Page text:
Q + A

Come and Get It!

"Walter Martin & Paloma Muñoz", Interview by Jane Herman
NY Times T Magazine, December 2nd, 2011

"Blind House, Casa Ciega". Artists' Statement.

Hey! Magazine, France

"Walter Martin & Paloma Muñoz", Interview by Hey! Magazine, 
pgs 144-145, March, 2016

Walter Martin & Paloma Muñoz Photo: Macyn Bolt

Walter Martin & Paloma Muñoz
Photo: Macyn Bolt

Walter Martin & Paloma Muñoz: Dedicated Diggers,  Interview by Fanny Montgomery, Museé Magazine, 
pgs 144-151, April, 2014                              

"Islands: The Art of Martin & Muñoz", an interview with the artists,
The Penleaf, February-March 2008

February-March 2008

Islands: The Art of Martin & Muñoz:

An Interview With The Artists:
The Penleaf in Conversation With Martin & Muñoz:

Walter Martin and Paloma Muñoz have been collaborating together since 1994. Their work is exhibited internationally and is in many museum collections, including Museo Nacional Centro de Arte Reina Sofia in Madrid, La Caixa in Barcelona, Spain, and the KIASMA Museum of Contemporary Art in Helsinki, Finland. Their current exhibition, "Islands," runs through February 9th, 2008 at P.P.O.W. Gallery in New York City. Concurrent with this exhibition, the artists also have solo exhibitions at Mario Mauroner Contemporary Art in Vienna, Austria and at Cerealart in Philadelphia, Pennsylvania. Martin & Muñoz honored The Penleaf with an interview:

THE PENLEAF: First off, your work is amazing. The "Islands" panoramas and the "Travelers" snow globe series are magical, sightful, dark and beautiful simultaneously, and forewarning. I love the vision and bridging and connection that are embodied in the pieces individually and together as a whole. When and how did you conceive of the idea for these works, and choose the mediums you are working with for them, to best speak to your thoughts and questions you were seeking to address?

MARTIN & MUÑOZ: We lost our Brooklyn studio to a developer in 2001. In our eight years together, we had moved six times and we were sick of it. Friends of ours had recently bought a farmhouse in Eastern Pennsylvania. Their enthusiasm was infectious. With our eminent eviction from Brooklyn looming, we ended up buying a place in the same area in pretty short order. By March of that same winter, we found ourselves officially relocated. When we bought the place, there was a heavy midwinter layer of snow that brightened and simplified the surroundings in the most idyllic way. We began, however, to get more of a sense of where we had landed as the spring thaw set in and the details of the landscape began to emerge. What had not been apparent to us was that the properties on either side of us were pretty much abandoned. The snow had covered their overgrown yards peppered with the detritus of forgotten summers: discarded lawn chairs, a rotting picnic table, the overturned birdbath, the collapsed stairs to the scenic stream, and a garden folly/romantic nook smashed under a fallen tree. Why hadn't we noticed the slump in the neighbor's roof or the broken window in the back? We saw in the remnants of these earlier projects shades of our own greenhorn enthusiasm overcome by nature, time, and apathy.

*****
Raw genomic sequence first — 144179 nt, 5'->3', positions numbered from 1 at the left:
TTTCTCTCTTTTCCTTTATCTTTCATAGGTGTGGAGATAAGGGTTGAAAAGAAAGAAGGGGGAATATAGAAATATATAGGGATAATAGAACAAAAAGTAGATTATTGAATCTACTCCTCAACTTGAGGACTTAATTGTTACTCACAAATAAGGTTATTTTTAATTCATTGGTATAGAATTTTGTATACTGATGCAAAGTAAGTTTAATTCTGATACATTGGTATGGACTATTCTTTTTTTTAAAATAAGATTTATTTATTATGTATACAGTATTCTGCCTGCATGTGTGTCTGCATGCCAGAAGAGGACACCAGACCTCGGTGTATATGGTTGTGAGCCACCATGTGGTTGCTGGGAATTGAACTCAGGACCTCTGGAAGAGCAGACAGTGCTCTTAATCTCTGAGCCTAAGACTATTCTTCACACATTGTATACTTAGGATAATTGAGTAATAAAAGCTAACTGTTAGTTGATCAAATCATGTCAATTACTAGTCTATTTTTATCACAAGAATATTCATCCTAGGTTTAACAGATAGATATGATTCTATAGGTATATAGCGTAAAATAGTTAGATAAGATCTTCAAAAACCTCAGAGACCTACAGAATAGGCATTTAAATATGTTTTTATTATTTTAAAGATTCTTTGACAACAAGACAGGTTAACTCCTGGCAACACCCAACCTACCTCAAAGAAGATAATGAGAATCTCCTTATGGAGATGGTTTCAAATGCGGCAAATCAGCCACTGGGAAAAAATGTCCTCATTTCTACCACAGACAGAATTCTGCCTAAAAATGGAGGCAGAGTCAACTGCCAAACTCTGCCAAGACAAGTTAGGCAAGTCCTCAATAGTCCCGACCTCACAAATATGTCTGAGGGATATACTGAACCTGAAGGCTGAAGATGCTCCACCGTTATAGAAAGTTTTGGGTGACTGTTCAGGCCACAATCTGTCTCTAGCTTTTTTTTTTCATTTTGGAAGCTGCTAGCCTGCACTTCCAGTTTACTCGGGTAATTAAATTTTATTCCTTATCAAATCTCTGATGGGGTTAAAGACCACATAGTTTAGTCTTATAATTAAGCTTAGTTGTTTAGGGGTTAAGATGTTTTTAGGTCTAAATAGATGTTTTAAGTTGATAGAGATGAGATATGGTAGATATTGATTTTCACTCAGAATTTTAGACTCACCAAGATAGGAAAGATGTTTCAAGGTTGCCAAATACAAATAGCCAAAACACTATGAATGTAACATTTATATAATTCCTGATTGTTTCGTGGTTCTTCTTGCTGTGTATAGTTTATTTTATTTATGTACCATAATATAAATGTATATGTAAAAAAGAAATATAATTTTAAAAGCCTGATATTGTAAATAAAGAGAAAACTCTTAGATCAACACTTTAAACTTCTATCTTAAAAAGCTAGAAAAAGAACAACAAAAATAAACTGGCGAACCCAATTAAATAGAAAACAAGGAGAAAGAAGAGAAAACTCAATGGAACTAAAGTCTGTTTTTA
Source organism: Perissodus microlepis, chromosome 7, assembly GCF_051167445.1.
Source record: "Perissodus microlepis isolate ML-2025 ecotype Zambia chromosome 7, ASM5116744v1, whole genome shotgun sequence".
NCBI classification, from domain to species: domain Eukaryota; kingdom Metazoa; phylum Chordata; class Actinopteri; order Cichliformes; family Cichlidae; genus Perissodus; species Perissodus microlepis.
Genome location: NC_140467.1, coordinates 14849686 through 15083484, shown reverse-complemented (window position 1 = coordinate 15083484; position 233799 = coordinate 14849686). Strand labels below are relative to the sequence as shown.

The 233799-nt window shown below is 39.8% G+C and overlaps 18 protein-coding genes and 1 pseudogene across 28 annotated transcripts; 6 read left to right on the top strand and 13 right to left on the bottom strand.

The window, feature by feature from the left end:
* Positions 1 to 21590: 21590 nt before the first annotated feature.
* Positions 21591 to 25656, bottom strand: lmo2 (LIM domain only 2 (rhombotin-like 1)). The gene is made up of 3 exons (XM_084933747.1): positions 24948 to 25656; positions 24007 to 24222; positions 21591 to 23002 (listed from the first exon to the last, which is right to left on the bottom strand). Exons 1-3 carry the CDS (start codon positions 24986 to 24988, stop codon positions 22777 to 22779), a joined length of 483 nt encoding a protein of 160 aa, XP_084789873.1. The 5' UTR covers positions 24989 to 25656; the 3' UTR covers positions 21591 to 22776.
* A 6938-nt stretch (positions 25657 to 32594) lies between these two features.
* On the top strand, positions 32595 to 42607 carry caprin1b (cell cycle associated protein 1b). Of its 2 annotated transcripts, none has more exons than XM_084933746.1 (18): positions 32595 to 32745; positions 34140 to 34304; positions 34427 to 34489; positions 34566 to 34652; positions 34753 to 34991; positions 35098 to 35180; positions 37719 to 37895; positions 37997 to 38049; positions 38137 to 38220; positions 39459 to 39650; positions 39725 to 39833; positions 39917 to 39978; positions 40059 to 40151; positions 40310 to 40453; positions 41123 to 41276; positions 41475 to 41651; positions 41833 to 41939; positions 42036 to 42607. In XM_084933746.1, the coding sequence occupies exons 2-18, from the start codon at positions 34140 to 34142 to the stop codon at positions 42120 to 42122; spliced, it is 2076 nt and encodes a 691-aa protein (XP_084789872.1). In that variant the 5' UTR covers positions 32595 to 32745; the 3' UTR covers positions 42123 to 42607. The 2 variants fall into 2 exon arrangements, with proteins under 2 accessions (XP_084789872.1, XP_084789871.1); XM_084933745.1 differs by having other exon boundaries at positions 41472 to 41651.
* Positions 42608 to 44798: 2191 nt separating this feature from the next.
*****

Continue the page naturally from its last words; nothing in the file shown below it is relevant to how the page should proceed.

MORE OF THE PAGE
The idea for these works was a slow process, a sort of organic response to our new surroundings. Our first snow globes appeared about a year after our move. I think we saw in the format of these commonplace kitsch objects a latent potential to express and explore aspects of the human condition that we were, and are still, trying to come to terms with. The globe is an encapsulator. When all is said and done it is essentially a novel framing device particularly well suited for the kinds of scenes we imagined. The sense of isolation and helplessness that permeates our narrative scenes is partly due to the intrinsic power of the snow globe format to encapsulate, miniaturize, and distort its subject matter. Also being glass and water, the thing itself is quite fragile. This is especially clear when one is handling it.

THE PENLEAF: There is so much being said in these pieces - they speak to so much: isolation and environment, cause and effect, connection and disconnection on individual, global, and ideological levels, as well as so much more. I look at your work and think of the individual disconnection facing our times, where we have never been so technologically connected but also so personally disconnected from our fellow human beings and from nature. I also think of the ideological disconnection we face as well, with the widening gap between our knowledge and our actions/applications of that knowledge…at a time when we have never known so much about science and the mechanisms and facts of the universe and our world, as well as our part and effect in it…and yet still hold such a disconnect between facts and action, with so many knowing so much and yet doing still so little. When I look at your work, I see so many of your pieces speaking to these disconnects and to this growing isolation, with your pieces offering up visions and versions, questions and stories of what our future world might look like when we've gone too far and can't turn back: the egg on the wall who will inevitably fall…just a matter of when not if…the house on the cliff ready to tumble…the lone black sheep who sees what is coming and tries to flee from the rest of the flock who sense not their own imminent destruction…the figure tipping its hat to the figure tipping its head, farewell…the figure looking at the frame and ruins of what once was home, before man burned all his bridges and could not go home again… as well as the figures walking about oblivious to the fact that their surroundings are anything but business-as-usual and that nothing will ever be the same again, though still they walk on blind, on and on without end….And in looking at all these pieces, I wonder to myself if our actions and oblivion towards our effect on the world will change or halt at all, until we are forced by the absolute necessity of all our conveniences being permanently disrupted and destroyed…at which point it would likely be too late anyway. These are some of the things that I think about in looking at your pieces that I find so striking and powerful. What was it that you, yourselves, were thinking about and trying to speak to through the creation of these pieces?